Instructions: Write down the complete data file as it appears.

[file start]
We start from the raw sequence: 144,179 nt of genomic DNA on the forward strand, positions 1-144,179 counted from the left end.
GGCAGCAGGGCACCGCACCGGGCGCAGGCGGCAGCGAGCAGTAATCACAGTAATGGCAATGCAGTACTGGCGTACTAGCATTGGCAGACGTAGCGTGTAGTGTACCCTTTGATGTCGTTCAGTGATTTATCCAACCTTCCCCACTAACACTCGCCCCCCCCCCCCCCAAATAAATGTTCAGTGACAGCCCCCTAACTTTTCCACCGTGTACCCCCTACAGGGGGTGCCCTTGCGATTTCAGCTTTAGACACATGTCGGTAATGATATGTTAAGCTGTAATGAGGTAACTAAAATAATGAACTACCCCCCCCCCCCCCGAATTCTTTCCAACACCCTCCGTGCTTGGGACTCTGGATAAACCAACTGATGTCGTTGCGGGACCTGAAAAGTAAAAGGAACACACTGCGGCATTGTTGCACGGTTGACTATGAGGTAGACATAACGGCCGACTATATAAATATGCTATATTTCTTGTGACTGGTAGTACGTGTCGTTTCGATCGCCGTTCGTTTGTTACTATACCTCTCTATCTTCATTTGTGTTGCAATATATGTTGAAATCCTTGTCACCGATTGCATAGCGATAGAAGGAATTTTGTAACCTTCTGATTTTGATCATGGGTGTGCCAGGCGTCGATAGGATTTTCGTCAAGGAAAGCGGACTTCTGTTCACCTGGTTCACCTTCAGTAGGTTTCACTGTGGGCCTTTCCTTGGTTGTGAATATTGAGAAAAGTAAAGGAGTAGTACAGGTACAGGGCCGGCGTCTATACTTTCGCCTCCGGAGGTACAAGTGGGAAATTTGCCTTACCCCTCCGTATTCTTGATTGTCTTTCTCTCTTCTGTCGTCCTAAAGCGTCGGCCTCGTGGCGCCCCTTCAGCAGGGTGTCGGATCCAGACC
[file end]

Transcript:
We start from the raw sequence: 144,179 nt of genomic DNA on the forward strand, positions 1-144,179 counted from the left end.
GGCAGCAGGGCACCGCACCGGGCGCAGGCGGCAGCGAGCAGTAATCACAGTAATGGCAATGCAGTACTGGCGTACTAGCATTGGCAGACGTAGCGTGTAGTGTACCCTTTGATGTCGTTCAGTGATTTATCCAACCTTCCCCACTAACACTCGCCCCCCCCCCCCCCAAATAAATGTTCAGTGACAGCCCCCTAACTTTTCCACCGTGTACCCCCTACAGGGGGTGCCCTTGCGATTTCAGCTTTAGACACATGTCGGTAATGATATGTTAAGCTGTAATGAGGTAACTAAAATAATGAACTACCCCCCCCCCCCCCGAATTCTTTCCAACACCCTCCGTGCTTGGGACTCTGGATAAACCAACTGATGTCGTTGCGGGACCTGAAAAGTAAAAGGAACACACTGCGGCATTGTTGCACGGTTGACTATGAGGTAGACATAACGGCCGACTATATAAATATGCTATATTTCTTGTGACTGGTAGTACGTGTCGTTTCGATCGCCGTTCGTTTGTTACTATACCTCTCTATCTTCATTTGTGTTGCAATATATGTTGAAATCCTTGTCACCGATTGCATAGCGATAGAAGGAATTTTGTAACCTTCTGATTTTGATCATGGGTGTGCCAGGCGTCGATAGGATTTTCGTCAAGGAAAGCGGACTTCTGTTCACCTGGTTCACCTTCAGTAGGTTTCACTGTGGGCCTTTCCTTGGTTGTGAATATTGAGAAAAGTAAAGGAGTAGTACAGGTACAGGGCCGGCGTCTATACTTTCGCCTCCGGAGGTACAAGTGGGAAATTTGCCTTACCCCTCCGTATTCTTGATTGTCTTTCTCTCTTCTGTCGTCCTAAAGCGTCGGCCTCGTGGCGCCCCTTCAGCAGGGTGTCGGATCCAGACC